“We’re better off listening to everyone, no matter what they say, rather than us being the gatekeeper,” Lamb told the Washington Post’s Howard Kurtz.  “Politicians say things every day that aren’t true.  People who write columns say things that aren’t necessarily true, make a lot of accusations.  This is probably naïve, but I have an enormous faith in the system to work over time.  There are plenty of checks and balances.  Although someone on a call-in show can say things that are unfair, that’s one of the prices you pay in public life.”

People who watch hours of C-SPAN’s programming are by self-definition a pretty serious lot, so it’s not surprising that 98 percent of them vote, and they’re twice as likely as non-viewers to contact Congress, donate to campaigns, and volunteer in campaigns.  That’s no doubt why Congress puts up with C-SPAN cameras in its chambers: You don’t want to get these people angry at you, and they’d be furious if Congress revoked C-SPAN’s coverage.

Brian Lamb created a nonideological vehicle, but it was a group of conservative Republicans in the House of Representatives who first realized how that vehicle could work to the advantage of people with an ideological mission.  House rules allow “special orders” at the end of each day, when members can take turns speaking on any topic.  Of course, by then the chambers are usually empty except for the handful who have something they want to say for the record.  In early 1984, Rep. Newt Gingrich (R-Ga.) and his merry band of conservatives began using these “special orders” to talk methodically about conservative issues.

Only about 17 million Americans had access to C-SPAN in 1984, but, as we’ve noted, those who did watch tended to be hard-core activists.  Word quickly spread around the nation, conservative to conservative, that there was some great viewing on C-SPAN, and soon Gingrich and company were celebrities whenever they appeared in public, outside of Washington, D.C., that is.  (The District of Columbia’s residents couldn’t get C-SPAN until much later in the decade, so the ruling establishment in D.C. had no idea what was going on out in the boonies.)  This was pretty heady and unprecedented stuff for members of the House, accustomed to taking a backseat to the president and much-more-visible senators.

C-SPAN’s audience continued to grow, as cable spread across America and transformed television viewing.  Gingrich had a truly revolutionary vision of how to use the media (most notably C-SPAN) to push for his group’s Contract with America, in the process leading to the GOP takeover of the House of Representatives.  In an interview with C-SPAN Executive Vice President Susan Swain, Gingrich admitted (or was it boasted?) that “we are to some extent manipulating you.  You’ve provided us a vehicle to reach out to every neighborhood in America…”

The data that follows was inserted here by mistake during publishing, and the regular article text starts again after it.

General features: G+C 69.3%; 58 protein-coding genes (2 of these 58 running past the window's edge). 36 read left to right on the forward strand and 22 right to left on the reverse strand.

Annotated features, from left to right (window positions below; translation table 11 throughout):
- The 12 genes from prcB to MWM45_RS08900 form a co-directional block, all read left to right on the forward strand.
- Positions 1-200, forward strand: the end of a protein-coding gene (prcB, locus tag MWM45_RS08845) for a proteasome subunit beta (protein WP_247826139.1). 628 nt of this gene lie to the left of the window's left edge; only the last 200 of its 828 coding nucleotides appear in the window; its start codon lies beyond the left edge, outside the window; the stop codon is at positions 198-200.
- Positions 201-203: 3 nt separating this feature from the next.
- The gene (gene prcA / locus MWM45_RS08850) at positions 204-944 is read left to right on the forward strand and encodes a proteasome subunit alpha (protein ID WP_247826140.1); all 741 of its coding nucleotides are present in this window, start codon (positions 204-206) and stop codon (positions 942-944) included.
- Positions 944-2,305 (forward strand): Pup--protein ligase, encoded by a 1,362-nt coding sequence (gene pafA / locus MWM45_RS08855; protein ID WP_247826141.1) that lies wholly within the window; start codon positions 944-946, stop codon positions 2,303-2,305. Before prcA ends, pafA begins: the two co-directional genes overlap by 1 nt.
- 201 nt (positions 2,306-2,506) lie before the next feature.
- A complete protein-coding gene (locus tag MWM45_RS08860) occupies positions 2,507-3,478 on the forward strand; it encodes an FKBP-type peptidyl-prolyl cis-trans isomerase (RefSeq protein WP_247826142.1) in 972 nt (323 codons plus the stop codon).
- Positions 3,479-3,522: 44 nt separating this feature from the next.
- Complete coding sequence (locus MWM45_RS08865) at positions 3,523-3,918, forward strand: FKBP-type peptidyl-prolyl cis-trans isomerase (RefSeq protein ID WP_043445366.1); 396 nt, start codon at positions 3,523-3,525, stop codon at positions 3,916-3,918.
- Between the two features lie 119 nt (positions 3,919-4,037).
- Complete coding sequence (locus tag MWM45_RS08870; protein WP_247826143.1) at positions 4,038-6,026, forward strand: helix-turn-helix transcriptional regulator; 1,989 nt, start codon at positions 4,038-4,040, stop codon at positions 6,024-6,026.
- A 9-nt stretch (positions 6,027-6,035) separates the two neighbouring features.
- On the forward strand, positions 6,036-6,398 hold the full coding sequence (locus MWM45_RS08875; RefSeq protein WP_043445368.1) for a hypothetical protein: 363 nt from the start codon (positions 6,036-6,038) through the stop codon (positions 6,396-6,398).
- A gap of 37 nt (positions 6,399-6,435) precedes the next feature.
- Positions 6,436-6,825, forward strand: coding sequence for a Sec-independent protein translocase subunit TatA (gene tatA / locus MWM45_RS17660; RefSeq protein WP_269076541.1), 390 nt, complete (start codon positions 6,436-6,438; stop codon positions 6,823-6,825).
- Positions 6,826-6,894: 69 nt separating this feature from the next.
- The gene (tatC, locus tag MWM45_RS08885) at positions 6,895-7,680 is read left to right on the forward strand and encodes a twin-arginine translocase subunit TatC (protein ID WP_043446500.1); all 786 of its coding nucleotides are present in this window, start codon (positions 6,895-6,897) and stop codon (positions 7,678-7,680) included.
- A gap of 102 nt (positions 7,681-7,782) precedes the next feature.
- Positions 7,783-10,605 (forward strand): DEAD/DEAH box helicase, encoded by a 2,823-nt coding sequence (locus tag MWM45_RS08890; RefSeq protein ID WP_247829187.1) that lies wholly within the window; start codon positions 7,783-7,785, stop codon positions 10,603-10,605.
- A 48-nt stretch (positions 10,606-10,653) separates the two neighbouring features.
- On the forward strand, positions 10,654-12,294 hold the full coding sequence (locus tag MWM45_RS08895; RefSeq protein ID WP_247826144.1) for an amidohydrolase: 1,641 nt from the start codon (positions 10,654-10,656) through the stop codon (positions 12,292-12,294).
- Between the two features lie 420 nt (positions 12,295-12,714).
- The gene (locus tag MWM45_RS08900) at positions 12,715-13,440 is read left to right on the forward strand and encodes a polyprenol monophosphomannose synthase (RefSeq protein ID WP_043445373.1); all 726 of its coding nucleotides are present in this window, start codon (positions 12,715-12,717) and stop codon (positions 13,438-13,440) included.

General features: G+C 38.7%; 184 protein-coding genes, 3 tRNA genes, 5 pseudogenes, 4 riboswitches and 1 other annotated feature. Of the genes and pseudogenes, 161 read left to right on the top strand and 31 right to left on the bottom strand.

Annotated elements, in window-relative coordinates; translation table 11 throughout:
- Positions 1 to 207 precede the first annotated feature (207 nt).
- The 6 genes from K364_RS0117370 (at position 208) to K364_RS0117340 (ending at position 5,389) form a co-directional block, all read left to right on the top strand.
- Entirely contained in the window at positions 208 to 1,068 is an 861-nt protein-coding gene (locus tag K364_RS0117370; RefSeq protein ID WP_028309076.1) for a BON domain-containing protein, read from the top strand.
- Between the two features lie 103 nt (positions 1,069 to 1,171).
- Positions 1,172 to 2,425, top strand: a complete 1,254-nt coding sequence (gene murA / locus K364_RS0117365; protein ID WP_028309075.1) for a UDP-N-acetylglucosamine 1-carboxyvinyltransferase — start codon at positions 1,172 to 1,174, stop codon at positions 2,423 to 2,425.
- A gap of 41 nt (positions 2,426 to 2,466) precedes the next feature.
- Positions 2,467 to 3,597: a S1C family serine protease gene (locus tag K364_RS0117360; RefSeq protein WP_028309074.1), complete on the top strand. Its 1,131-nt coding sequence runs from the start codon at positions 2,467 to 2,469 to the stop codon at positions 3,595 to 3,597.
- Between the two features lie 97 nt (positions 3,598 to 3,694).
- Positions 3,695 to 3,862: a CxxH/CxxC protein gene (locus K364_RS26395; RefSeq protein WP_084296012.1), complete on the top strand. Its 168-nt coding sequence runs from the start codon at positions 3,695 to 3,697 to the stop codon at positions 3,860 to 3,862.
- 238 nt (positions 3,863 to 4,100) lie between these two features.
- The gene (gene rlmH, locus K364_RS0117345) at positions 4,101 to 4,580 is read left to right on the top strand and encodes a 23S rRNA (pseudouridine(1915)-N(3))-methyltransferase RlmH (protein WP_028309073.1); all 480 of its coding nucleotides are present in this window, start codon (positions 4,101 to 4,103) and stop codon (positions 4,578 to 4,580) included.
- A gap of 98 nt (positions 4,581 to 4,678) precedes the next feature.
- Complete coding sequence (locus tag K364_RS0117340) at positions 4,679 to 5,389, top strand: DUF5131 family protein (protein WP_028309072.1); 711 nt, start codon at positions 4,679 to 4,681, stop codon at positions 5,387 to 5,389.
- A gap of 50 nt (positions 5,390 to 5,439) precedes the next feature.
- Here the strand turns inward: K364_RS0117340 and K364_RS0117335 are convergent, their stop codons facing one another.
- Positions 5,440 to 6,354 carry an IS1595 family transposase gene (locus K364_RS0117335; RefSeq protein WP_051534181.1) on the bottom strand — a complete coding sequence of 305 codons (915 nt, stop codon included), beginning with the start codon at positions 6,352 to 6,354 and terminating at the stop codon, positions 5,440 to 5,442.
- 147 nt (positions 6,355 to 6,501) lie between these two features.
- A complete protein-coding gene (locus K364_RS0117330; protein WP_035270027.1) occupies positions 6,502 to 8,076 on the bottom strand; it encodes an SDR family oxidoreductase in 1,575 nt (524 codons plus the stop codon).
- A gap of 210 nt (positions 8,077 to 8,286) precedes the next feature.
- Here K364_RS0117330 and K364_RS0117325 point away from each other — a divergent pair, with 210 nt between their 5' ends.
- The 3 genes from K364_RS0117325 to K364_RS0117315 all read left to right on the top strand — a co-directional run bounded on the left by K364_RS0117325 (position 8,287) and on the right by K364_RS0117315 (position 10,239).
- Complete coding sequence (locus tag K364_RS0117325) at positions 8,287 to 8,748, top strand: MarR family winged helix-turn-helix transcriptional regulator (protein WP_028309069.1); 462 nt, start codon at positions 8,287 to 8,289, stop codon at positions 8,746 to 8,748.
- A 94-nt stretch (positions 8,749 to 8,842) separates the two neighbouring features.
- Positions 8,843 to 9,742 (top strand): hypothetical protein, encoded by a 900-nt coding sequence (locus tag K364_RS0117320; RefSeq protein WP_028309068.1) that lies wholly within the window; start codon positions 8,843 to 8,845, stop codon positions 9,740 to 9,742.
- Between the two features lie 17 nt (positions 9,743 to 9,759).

Sometimes Gingrich wasn’t aiming for Mr. John Q. Public in Podunk, Wisconsin, but for a very special citizen – President Ronald Reagan, sitting in the White House.  As always seems to happen, Reagan’s staff erected barriers to shield him from all the people, important and unimportant, who wanted a word with the chief executive.  And as always seems to be the case with Republican presidents, that staff was more “practical” than conservative in its ideology, so conservatives who wanted a word with the president were more likely to get shut out.  C-SPAN gave Gingrich a way to sometimes bypass those gatekeepers.

In his book Hot Air: All Talk, All the Time, Howard Kurtz relays what he calls “the ultimate in narrowcasting” with this quote from Newt Gingrich: “Ronald Reagan was a creature of the electronic media.  Reagan would literally, particularly when Nancy was out of town, sit upstairs and watch C-SPAN.  Sometimes, when we wanted to get messages to him that the staff didn’t want to get through, we’d simply do special orders.  And then he’d call us.  He’d say, ‘That was really good stuff.’  We got more time with Reagan on C-SPAN than we did with Reagan in his office.  That’s a very important reality.”

Richard A. Viguerie was a pioneer in the use of direct-mail appeals in the service of conservative causes. He is the founder of ConservativeHQ, from where this excerpt is taken.